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Singapore is an island country that consists of one main island and other sixty-three small islands. It is linked to Malaysia via a causeway and a bridge that is referred to as the Straits of Johor. To its south, Singapore is linked to Indonesia via the Singapore Strait. As for Singapore’s climate, it has a tropical rainforest climate that is characterized by the inexistence of distinctive seasons. Singapore has also a uniform pressure and temperature, high values of humidity and abundant rainfall. Average temperatures in Singapore during the year usually range from 23 to 32 °C (73 to 90 °F). As for humidity averages, they reach around 79% in the morning and 73% in the afternoon. All in all, Singapore is widely known as hi-tech country with a promising economy, and it is also politically known for conservatism of most of its political leaders, in addition to the strict social control of the country.

Political Risks:

Generally speaking, Singapore is politically stable country with almost no turmoil and civil disobedience. The country is essentially a multi-party state; however, the People's Action Party (PAP) has been in power since the time of independence. In that sense it can be said that Singapore enjoys a considerable range of democracy and political stability, which can be a suitable environment for investment and trade. Accordingly, a Malaysian manufacturing company that is operating in Singapore, whether via trade or direct investment, would enjoy the political stability of Singapore and would not suffer from any turmoil or unstable conditions. For example, in a politically stable country such as Singapore, there is little chance for demonstrations, civil disobedience, or strike that would negatively affect the Malaysian manufacturing company. Actually, most political and economic analysts agree that there are certain factors that accelerate or hinder the process of development in any country. Those factors are also responsible for achieving development successfully. One of the most important of these factors is political stability. Also, democracy and rule of the law are the basic tenets of political stability, which can accelerate any efforts of development, exerted by the government and individuals (Diaz-Bonilla & Sherman, 2007). Hence, the Malaysian manufacturing company would not suffer from lack of rules and laws that adequately regulate trade and investment in Singapore. Once democracy and political stability are achieved in a given country, sense of solidarity and cooperation among all the sects of society is needed in order to make the development experience a success, and this is exactly the case in Singapore, which will be positively reflected on any foreign firm operating in Singapore, such as the Malaysian manufacturing company.

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Economic Risks:

Singapore's efficient trade strategy has resulted in the successful economic development process in the country. Through implementing successful trade strategy, Singapore was able to overcome severe financial crisis, from which the Singaporean economy suffered during early years of the last decade (Markiewics, 2003). Consequently, any foreign company that operates in Singapore will enjoy the stable economic conditions in the country and will have minimal fears from economic fluctuations. As such, the Malaysian manufacturing company that will operate in Singapore will not have to worry about economic risks that are resulted from sudden or unexpected taxes or any other economic laws for example.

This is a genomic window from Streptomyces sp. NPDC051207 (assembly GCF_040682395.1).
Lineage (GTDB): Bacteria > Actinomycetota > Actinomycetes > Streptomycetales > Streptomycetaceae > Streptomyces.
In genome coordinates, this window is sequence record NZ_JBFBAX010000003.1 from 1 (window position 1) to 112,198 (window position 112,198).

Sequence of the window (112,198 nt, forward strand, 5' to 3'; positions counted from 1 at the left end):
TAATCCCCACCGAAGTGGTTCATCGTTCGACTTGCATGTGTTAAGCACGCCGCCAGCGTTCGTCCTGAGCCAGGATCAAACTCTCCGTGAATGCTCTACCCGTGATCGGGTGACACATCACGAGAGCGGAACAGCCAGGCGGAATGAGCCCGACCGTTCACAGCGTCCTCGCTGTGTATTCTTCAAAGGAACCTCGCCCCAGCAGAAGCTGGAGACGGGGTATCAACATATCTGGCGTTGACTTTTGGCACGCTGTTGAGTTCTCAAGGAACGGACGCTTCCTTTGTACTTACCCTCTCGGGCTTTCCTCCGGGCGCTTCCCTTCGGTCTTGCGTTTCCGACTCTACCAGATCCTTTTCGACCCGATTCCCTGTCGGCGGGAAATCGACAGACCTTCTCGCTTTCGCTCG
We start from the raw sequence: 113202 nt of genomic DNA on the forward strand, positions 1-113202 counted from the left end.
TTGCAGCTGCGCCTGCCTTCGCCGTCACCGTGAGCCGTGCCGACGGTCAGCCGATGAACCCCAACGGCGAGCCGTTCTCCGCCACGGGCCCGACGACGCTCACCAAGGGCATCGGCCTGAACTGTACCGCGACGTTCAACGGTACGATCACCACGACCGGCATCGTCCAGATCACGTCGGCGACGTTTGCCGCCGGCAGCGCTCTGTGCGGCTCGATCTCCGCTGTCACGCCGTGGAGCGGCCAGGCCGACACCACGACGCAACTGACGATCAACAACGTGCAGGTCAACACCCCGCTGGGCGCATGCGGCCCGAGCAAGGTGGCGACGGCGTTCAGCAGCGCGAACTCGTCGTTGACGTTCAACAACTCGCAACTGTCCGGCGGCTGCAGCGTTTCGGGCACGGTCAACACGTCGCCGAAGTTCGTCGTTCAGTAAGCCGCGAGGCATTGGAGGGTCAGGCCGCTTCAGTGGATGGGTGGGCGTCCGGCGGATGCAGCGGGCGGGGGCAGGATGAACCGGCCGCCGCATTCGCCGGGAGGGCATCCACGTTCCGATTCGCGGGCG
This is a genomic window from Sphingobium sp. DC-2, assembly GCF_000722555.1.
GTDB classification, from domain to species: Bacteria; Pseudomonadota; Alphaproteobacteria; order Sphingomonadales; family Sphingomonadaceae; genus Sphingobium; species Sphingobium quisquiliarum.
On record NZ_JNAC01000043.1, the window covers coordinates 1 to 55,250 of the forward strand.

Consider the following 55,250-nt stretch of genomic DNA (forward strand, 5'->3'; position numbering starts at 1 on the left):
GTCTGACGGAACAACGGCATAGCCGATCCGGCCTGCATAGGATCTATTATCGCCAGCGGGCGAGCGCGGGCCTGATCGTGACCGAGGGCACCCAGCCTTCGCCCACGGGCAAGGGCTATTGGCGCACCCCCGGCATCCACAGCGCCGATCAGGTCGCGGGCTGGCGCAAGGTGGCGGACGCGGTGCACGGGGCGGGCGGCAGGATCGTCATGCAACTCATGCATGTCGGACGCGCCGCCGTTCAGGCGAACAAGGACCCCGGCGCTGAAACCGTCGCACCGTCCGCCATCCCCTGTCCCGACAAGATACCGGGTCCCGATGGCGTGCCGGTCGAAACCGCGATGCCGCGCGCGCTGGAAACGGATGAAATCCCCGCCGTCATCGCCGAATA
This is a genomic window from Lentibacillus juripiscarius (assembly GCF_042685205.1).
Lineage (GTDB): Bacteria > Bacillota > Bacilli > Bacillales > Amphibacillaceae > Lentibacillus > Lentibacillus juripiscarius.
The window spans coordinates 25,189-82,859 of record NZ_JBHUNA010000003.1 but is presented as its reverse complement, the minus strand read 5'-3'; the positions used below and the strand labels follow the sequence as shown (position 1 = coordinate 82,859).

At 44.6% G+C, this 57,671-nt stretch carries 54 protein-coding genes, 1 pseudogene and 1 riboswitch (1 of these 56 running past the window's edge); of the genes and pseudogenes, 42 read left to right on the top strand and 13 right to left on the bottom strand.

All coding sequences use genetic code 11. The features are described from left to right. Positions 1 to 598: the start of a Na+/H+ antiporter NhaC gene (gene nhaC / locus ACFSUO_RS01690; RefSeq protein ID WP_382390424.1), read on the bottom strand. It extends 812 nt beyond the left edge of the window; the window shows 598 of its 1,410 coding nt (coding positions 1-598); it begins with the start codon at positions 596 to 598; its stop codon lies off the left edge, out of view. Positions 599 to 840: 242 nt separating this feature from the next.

Although the financial crisis hurt the economy of Singapore, as well as its public and private businesses, the country has been able to manage its economic structure once again, succeeding to achieve a higher growth rate in recent years due to the efficient acceleration of trade policies. In essence, the liquidity and currency pressure was the main cause of the Asian crisis, including Singapore. This stressed the role of the crisis management to play in solving such problems (Hoogvelt, 2001). Therefore, the Malaysian manufacturing company would benefit from the highly developed and professional crisis management that exists in Singapore, especially within the economic environment.

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In case of financial crises, Singapore is able to manipulate a process of restructuring for the financial sector in the country which witnesses the crisis. Such restructuring process will surely lead to stabilization of the financial system to be capable of facing any liquidity dilemma in the future. Such approach would benefit any foreign firm that operates in Singapore, such as the Malaysian manufacturing company. Besides, it is not only the financial system that should be restructured, but also there should be the corporate restructuring (Dabrowski, 2003). So, Singapore, like many other East Asian countries, started to restructure its corporations to help solve the liquidity problems. The process of corporate restructuring in Singapore has involved elimination of the “legal, tax and regulatory obstacles” in order for the restructuring process of corporations to be efficient. Hence, the successful restructuring approaches followed by the Singaporean government should encourage foreign corporations, such as the Malaysian manufacturing company, to operate safely in Singapore.